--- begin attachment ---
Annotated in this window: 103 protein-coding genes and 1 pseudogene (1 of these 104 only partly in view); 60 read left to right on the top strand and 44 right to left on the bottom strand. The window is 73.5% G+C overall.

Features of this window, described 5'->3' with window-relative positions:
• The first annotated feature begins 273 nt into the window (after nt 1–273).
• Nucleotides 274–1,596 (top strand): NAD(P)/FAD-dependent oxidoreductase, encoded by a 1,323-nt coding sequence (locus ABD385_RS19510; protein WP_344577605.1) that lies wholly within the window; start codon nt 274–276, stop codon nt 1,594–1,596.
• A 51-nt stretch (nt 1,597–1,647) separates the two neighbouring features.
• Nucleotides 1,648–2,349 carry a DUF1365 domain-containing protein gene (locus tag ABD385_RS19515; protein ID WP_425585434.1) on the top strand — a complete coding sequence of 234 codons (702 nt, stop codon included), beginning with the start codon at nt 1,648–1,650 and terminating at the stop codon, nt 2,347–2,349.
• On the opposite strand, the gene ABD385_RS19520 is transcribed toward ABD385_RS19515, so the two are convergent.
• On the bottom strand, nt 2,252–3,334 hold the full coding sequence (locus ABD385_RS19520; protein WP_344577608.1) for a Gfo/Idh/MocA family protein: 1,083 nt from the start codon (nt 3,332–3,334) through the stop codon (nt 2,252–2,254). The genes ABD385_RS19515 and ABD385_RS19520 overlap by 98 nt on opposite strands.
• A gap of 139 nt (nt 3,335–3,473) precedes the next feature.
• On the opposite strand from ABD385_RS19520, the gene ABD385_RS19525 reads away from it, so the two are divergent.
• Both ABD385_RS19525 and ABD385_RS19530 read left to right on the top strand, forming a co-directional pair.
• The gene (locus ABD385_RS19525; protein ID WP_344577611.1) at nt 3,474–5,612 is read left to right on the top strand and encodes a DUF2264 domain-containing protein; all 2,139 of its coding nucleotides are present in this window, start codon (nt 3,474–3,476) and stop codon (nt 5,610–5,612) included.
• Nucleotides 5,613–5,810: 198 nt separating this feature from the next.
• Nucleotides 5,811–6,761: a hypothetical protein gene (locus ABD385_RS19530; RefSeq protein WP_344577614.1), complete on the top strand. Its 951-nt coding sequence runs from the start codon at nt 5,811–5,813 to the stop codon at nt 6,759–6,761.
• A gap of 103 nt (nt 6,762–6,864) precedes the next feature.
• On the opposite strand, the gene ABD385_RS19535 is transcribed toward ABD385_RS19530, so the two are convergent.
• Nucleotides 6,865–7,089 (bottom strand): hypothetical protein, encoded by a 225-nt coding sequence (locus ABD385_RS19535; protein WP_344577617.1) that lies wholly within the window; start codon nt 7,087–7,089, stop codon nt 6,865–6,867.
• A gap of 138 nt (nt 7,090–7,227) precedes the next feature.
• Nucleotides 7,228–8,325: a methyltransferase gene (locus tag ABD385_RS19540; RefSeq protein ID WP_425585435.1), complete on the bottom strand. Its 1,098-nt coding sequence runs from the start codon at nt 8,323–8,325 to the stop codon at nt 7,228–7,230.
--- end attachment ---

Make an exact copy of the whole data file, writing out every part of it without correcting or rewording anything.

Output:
Annotated in this window: 103 protein-coding genes and 1 pseudogene (1 of these 104 only partly in view); 60 read left to right on the top strand and 44 right to left on the bottom strand. The window is 73.5% G+C overall.

Features of this window, described 5'->3' with window-relative positions:
• The first annotated feature begins 273 nt into the window (after nt 1–273).
• Nucleotides 274–1,596 (top strand): NAD(P)/FAD-dependent oxidoreductase, encoded by a 1,323-nt coding sequence (locus ABD385_RS19510; protein WP_344577605.1) that lies wholly within the window; start codon nt 274–276, stop codon nt 1,594–1,596.
• A 51-nt stretch (nt 1,597–1,647) separates the two neighbouring features.
• Nucleotides 1,648–2,349 carry a DUF1365 domain-containing protein gene (locus tag ABD385_RS19515; protein ID WP_425585434.1) on the top strand — a complete coding sequence of 234 codons (702 nt, stop codon included), beginning with the start codon at nt 1,648–1,650 and terminating at the stop codon, nt 2,347–2,349.
• On the opposite strand, the gene ABD385_RS19520 is transcribed toward ABD385_RS19515, so the two are convergent.
• On the bottom strand, nt 2,252–3,334 hold the full coding sequence (locus ABD385_RS19520; protein WP_344577608.1) for a Gfo/Idh/MocA family protein: 1,083 nt from the start codon (nt 3,332–3,334) through the stop codon (nt 2,252–2,254). The genes ABD385_RS19515 and ABD385_RS19520 overlap by 98 nt on opposite strands.
• A gap of 139 nt (nt 3,335–3,473) precedes the next feature.
• On the opposite strand from ABD385_RS19520, the gene ABD385_RS19525 reads away from it, so the two are divergent.
• Both ABD385_RS19525 and ABD385_RS19530 read left to right on the top strand, forming a co-directional pair.
• The gene (locus ABD385_RS19525; protein ID WP_344577611.1) at nt 3,474–5,612 is read left to right on the top strand and encodes a DUF2264 domain-containing protein; all 2,139 of its coding nucleotides are present in this window, start codon (nt 3,474–3,476) and stop codon (nt 5,610–5,612) included.
• Nucleotides 5,613–5,810: 198 nt separating this feature from the next.
• Nucleotides 5,811–6,761: a hypothetical protein gene (locus ABD385_RS19530; RefSeq protein WP_344577614.1), complete on the top strand. Its 951-nt coding sequence runs from the start codon at nt 5,811–5,813 to the stop codon at nt 6,759–6,761.
• A gap of 103 nt (nt 6,762–6,864) precedes the next feature.
• On the opposite strand, the gene ABD385_RS19535 is transcribed toward ABD385_RS19530, so the two are convergent.
• Nucleotides 6,865–7,089 (bottom strand): hypothetical protein, encoded by a 225-nt coding sequence (locus ABD385_RS19535; protein WP_344577617.1) that lies wholly within the window; start codon nt 7,087–7,089, stop codon nt 6,865–6,867.
• A gap of 138 nt (nt 7,090–7,227) precedes the next feature.
• Nucleotides 7,228–8,325: a methyltransferase gene (locus tag ABD385_RS19540; RefSeq protein ID WP_425585435.1), complete on the bottom strand. Its 1,098-nt coding sequence runs from the start codon at nt 8,323–8,325 to the stop codon at nt 7,228–7,230.